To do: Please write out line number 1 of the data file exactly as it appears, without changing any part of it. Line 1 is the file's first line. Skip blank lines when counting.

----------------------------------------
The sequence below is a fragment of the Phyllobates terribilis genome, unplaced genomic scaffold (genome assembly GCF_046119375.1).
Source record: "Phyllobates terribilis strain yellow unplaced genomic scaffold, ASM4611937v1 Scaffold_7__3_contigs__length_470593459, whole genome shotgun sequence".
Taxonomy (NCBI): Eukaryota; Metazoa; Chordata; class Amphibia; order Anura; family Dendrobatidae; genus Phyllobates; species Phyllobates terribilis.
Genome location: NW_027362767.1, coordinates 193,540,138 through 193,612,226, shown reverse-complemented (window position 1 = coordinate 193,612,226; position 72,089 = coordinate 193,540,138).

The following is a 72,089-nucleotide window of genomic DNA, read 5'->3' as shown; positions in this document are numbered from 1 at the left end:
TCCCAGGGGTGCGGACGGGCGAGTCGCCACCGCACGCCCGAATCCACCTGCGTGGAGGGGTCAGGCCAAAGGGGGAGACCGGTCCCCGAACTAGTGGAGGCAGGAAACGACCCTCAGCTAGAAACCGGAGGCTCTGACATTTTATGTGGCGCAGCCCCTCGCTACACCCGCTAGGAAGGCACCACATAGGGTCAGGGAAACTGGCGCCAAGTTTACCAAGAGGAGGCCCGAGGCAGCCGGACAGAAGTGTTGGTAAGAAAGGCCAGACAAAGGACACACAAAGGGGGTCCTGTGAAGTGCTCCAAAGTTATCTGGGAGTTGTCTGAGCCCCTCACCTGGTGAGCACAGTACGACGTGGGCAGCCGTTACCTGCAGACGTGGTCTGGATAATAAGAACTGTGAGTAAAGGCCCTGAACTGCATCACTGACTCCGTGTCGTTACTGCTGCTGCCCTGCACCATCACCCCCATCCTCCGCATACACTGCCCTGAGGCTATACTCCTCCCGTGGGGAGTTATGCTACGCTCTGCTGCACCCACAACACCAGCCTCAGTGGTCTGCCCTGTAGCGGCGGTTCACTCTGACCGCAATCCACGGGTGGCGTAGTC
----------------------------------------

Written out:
The sequence below is a fragment of the Phyllobates terribilis genome, unplaced genomic scaffold (genome assembly GCF_046119375.1).